The personal and introspective musings of an all-too-tongue-and-cheek college girl.


Impossible Love


I've only been at ACU for a week now and my life is already starting to look incredibly different. I didn't have much of a problem adjusting to dorm life since my way of living at home was pretty much independent. I also don't have any trouble making myself go to things, which apparently is everyone's major concern. Look, with tuition this high, I can't AFFORD not to go to class.


But, on a far more valuable note, this week has taught me a lot about where my priorities need to lie, and I'm finding myself falling more and more in love with my King, just like I used to be. 

At candelight devo (a 24-year ACU tradition where freshmen are given candles and walk through a path made by upperclassmen whose candles are already lit until they reach the amphitheater, where they are joined by the uppers, light their candles, and worship together for an hour or so) we had an incredible speaker. Our theme this year at Welcome Week is Revolution, spelled rLOVEution. The bible professor who gave the keynote talked about the two greatest revolutionaries he knew of. One was the son of a king who studied under the likes of Aristotle, traveled the world, and became famous for conquering the known land and died at the age of 33... Alexander the Great. His revolution was based upon the love of power; the desire for control and submission from the lower population.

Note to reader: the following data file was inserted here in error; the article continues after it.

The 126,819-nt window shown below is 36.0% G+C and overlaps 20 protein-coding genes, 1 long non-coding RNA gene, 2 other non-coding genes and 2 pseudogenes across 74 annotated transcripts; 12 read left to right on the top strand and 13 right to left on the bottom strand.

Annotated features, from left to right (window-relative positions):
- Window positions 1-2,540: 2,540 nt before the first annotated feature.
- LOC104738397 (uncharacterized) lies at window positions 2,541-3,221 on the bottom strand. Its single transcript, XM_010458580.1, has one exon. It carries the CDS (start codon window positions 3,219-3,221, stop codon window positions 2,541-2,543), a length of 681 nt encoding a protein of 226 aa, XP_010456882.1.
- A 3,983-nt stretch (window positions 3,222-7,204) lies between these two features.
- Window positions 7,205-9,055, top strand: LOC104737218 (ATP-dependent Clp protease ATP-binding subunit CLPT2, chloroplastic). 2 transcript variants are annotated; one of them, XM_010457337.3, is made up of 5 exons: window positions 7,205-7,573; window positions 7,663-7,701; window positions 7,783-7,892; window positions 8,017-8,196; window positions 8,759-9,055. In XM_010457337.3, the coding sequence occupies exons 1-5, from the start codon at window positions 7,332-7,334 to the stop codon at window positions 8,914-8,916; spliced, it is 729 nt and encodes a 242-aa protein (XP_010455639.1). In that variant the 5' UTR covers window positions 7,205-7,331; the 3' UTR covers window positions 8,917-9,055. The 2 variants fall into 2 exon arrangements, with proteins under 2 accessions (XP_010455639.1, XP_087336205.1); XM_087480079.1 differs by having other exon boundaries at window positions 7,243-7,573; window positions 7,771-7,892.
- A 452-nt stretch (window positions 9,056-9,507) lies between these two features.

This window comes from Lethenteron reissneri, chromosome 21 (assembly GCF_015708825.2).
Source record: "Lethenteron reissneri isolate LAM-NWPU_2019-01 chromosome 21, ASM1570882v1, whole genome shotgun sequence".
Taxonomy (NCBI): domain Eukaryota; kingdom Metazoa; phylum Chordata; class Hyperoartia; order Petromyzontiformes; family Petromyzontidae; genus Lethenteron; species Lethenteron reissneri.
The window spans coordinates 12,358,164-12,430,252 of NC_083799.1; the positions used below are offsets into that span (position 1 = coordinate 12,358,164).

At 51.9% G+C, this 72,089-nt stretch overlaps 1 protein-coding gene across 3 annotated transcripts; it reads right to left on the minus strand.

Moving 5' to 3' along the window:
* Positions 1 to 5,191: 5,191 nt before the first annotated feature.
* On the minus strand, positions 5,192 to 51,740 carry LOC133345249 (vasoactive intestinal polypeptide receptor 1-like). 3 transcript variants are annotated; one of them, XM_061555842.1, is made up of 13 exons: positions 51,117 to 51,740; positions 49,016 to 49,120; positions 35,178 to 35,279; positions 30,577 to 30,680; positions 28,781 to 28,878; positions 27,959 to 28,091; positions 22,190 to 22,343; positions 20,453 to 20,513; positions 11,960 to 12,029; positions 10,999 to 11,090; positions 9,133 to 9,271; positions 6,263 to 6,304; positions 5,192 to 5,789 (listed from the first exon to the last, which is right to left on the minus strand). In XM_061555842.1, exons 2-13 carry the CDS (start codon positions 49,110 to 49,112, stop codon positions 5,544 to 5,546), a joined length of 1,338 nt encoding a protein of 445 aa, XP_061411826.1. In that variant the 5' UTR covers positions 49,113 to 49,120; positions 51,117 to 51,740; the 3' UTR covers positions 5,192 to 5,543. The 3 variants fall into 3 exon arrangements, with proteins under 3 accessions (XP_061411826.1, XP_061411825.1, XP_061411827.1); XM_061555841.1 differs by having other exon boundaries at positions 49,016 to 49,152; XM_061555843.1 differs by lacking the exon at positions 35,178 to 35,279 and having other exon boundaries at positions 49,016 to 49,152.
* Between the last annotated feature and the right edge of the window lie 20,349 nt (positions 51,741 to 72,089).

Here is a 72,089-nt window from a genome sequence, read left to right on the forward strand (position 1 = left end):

The second revolutionary was (as known to the world) the son of a simple carpenter. He studied on his own from the temple scrolls, was a promoter of non-violence, but made a big stir among the Jews and Gentiles, although his travels didn't extend far past Jerusalem. He too died at 33, but his revolution was based on the power of love, the desire for unity and servanthood in any walk of life.

I find it amazing that the peaceful protester is still spoken of widely today, while the go-getter/vigilante is only mentioned in history classes. The King we serve was the greatest revolutionary of all time, and as we move towards change in this day and age, we would do well to follow his example.

The speaker also told us of his brother, who, that night, was in a boat on a dangerous lake in Ghana, pockets full of large bills, preparing to go into town the next day and buy child slaves who he would then take to the Village of Hope so that they could be rehabilitated. 

How incredible would it be to buy a child from slavery, take them to a place of hope and mercy, and then have the opportunity to share with them that YOU had been bought as well, saved from the most unimaginable fate, and all out of the goodness of the Lord. What an amazing chance to testify to the love our Father has for us.

As you can probably tell, I'm more on fire for this revolution now than I was when I left home. I look forward to the next four years that I will have in this amazing place, and to the transformation in my spirit.

Well, I'm off to the talent show rehearsal (Lucas and I are playing and singing a beautiful song he wrote)! The show (for those of you in Abilene) is tonight on the ACU campus in the Moody Auditorium at 6:00PM.

In Him,


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